A kitchen island is an increasingly popular addition to residential kitchens. Not only does a kitchen island provide more prep space, it also provides more room to entertain and can be a haven of extra storage underneath. Whether you want this to be a focal point of the kitchen or you just need more surface space, adding a kitchen island during your remodel is a fantastic idea if you have the available space. Kitchen islands come in all varieties, materials, sizes and prices, so give some thought to how much you want to spend and how important the island is to you.
Use this guide to get a better understanding of the many benefits of including a kitchen island in your remodel, how to tell if it is right for your space and how to choose the right type of island.
Benefits of Adding in a Kitchen Island
For some homeowners gearing up for a kitchen remodel, the benefits of adding in a new kitchen island are obvious. For others, the idea is a nice one, but you might need to see the practical side before you allocate part of your budget to the island.
One of the major advantages of having a kitchen island is the extra storage space. Depending on the size of the island, you can have additional cabinets underneath that allow you to keep all kinds of items that no longer fit in your existing cabinets.
Plus, the kitchen island provides more counter space. Whether you’re fond of entertaining and never feel like you have enough room or you’re teaching your kids how to prepare basic meals, more prep space is always a plus.
A kitchen island also offers the chance for extra seating, which may be the ultimate breakfast bar or a place for kids and teens to do homework and catch up while you prepare dinner.
To round it all off, adding a kitchen island can make your home look more luxurious, which will in turn increase the resale value or the speed at which you can sell your home if it is ever on the market.
Determining if a Kitchen Island is Right for Your Remodel
Despite the many advantages that a kitchen island can bring, installing one may not always be the right choice for you.
The first thing to address should be the issue of space. In a narrow kitchen, often called a galley kitchen, a kitchen island is impractical. Some experts in the world of kitchen remodels recommend that if you want a permanent island, your kitchen should be at least eight feet deep and twelve feet long.
You definitely need to make sure you choose an island that fits the space you have, leaving enough room to walk around the island with ease and making sure that all doors to appliances and cabinets can open freely.
Finally, consider the cost. If you're on a limited budget, a permanent kitchen island might be too expensive for this remodel.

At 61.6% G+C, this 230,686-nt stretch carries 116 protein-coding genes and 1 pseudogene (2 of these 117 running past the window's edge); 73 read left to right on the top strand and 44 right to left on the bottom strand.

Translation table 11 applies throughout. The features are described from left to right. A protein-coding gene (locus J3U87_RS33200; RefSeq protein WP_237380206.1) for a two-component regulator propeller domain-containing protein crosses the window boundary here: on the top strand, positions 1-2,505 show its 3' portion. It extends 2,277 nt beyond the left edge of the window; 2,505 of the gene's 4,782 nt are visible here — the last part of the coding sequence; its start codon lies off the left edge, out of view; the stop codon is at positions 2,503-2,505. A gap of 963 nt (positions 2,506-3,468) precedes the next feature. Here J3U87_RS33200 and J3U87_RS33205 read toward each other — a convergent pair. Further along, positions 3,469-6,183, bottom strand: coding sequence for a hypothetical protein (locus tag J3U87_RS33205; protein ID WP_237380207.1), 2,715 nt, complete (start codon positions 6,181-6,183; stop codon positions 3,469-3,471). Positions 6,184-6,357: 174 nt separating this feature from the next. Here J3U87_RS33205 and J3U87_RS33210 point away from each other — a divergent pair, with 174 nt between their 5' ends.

Consider the Work Flow of the Kitchen
When planning the layout for a kitchen remodel, it is common to address the idea of a triangle. The three points of the triangle should be the cook top, the sink and the refrigerator.
You'll want to have streamlined and easy access between these three kitchen hotspots, and an island should encourage that. Make sure that if you do add a kitchen island, it doesn't make the work flow more challenging.
Also, keep in mind that you can add a sink to a kitchen island to improve the triangle and spread out the preparation space further. This, of course, will come with additional plumbing costs.
To Seat or Not to Seat
A major decision in regard to your kitchen island will be whether or not to include seating. In a smaller kitchen, an island without seating will be the best option. However, larger kitchens can greatly benefit from the addition of one side offering two or three seats to diners, children or visitors.
If you decide to include seating for your kitchen island, make sure to select the right height. Also, remember that adding seating can reduce storage capacity, which might be a trade-off you're unwilling to make.
Alternative Kitchen Island Ideas
A traditional kitchen island is most often rectangular with a flat surface covered in countertop material. However, that is definitely not the only type of kitchen island you can have in your home.
If you have a unique layout or you want an original design, the kitchen island may have an L or T shape. If space is a concern, but you love the idea of a kitchen island, a portable island on wheels can be moved in seconds depending on whether you're cooking, eating or entertaining.
You can also have a kitchen island with two surface levels: one for food preparation, and one for dining and socializing. Customization options are endless when remodeling your kitchen to include an island.
Choosing Kitchen Island Materials
Once you have decided on the size, layout and function of the kitchen island, it is time to choose the materials so that it comes together in the style you want.
Often, homeowners choose to use the same countertop material for their countertops as the top of the kitchen island. This provides a level of cohesiveness that ties the space together.
Popular countertop materials to choose from include
- Solid Surface
- Natural Stone
- Wooden Butcher Block,
- Ceramic Tile
- Vinyl Laminate
Of course, you can also use different materials to distinguish the kitchen island and allow it to serve as a focal point.
In the majority of newly remodeled kitchens, an island is a definite addition. Whether you’re adding an island or just giving new life to an existing island, these tips can ensure that you end up with the size, layout, function and style that best fits your lifestyle.